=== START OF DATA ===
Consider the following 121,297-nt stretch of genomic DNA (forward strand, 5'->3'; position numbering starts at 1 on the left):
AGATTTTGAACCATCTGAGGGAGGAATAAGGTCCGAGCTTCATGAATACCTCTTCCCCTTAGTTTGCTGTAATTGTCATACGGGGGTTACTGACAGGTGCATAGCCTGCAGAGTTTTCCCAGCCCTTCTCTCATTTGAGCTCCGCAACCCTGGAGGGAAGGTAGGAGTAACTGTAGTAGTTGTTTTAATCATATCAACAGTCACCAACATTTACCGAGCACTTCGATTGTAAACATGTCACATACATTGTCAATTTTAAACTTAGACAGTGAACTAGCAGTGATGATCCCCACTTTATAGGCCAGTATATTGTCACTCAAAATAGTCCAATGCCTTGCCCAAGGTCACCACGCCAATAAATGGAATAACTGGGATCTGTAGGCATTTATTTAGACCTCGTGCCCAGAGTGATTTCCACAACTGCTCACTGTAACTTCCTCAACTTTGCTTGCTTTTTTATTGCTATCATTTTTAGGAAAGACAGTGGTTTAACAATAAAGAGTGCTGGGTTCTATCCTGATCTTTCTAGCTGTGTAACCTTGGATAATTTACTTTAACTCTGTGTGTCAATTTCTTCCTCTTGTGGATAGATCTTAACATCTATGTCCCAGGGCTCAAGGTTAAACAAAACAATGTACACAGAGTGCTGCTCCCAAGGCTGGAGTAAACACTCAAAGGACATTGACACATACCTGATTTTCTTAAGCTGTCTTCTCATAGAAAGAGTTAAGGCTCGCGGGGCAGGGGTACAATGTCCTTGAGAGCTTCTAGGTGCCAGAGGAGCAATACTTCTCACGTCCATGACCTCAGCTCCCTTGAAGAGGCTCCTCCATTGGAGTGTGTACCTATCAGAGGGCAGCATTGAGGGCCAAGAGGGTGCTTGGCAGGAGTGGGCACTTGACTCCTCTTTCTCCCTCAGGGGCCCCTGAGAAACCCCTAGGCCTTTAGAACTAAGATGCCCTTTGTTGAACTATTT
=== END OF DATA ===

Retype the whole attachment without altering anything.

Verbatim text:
Consider the following 121,297-nt stretch of genomic DNA (forward strand, 5'->3'; position numbering starts at 1 on the left):
AGATTTTGAACCATCTGAGGGAGGAATAAGGTCCGAGCTTCATGAATACCTCTTCCCCTTAGTTTGCTGTAATTGTCATACGGGGGTTACTGACAGGTGCATAGCCTGCAGAGTTTTCCCAGCCCTTCTCTCATTTGAGCTCCGCAACCCTGGAGGGAAGGTAGGAGTAACTGTAGTAGTTGTTTTAATCATATCAACAGTCACCAACATTTACCGAGCACTTCGATTGTAAACATGTCACATACATTGTCAATTTTAAACTTAGACAGTGAACTAGCAGTGATGATCCCCACTTTATAGGCCAGTATATTGTCACTCAAAATAGTCCAATGCCTTGCCCAAGGTCACCACGCCAATAAATGGAATAACTGGGATCTGTAGGCATTTATTTAGACCTCGTGCCCAGAGTGATTTCCACAACTGCTCACTGTAACTTCCTCAACTTTGCTTGCTTTTTTATTGCTATCATTTTTAGGAAAGACAGTGGTTTAACAATAAAGAGTGCTGGGTTCTATCCTGATCTTTCTAGCTGTGTAACCTTGGATAATTTACTTTAACTCTGTGTGTCAATTTCTTCCTCTTGTGGATAGATCTTAACATCTATGTCCCAGGGCTCAAGGTTAAACAAAACAATGTACACAGAGTGCTGCTCCCAAGGCTGGAGTAAACACTCAAAGGACATTGACACATACCTGATTTTCTTAAGCTGTCTTCTCATAGAAAGAGTTAAGGCTCGCGGGGCAGGGGTACAATGTCCTTGAGAGCTTCTAGGTGCCAGAGGAGCAATACTTCTCACGTCCATGACCTCAGCTCCCTTGAAGAGGCTCCTCCATTGGAGTGTGTACCTATCAGAGGGCAGCATTGAGGGCCAAGAGGGTGCTTGGCAGGAGTGGGCACTTGACTCCTCTTTCTCCCTCAGGGGCCCCTGAGAAACCCCTAGGCCTTTAGAACTAAGATGCCCTTTGTTGAACTATTT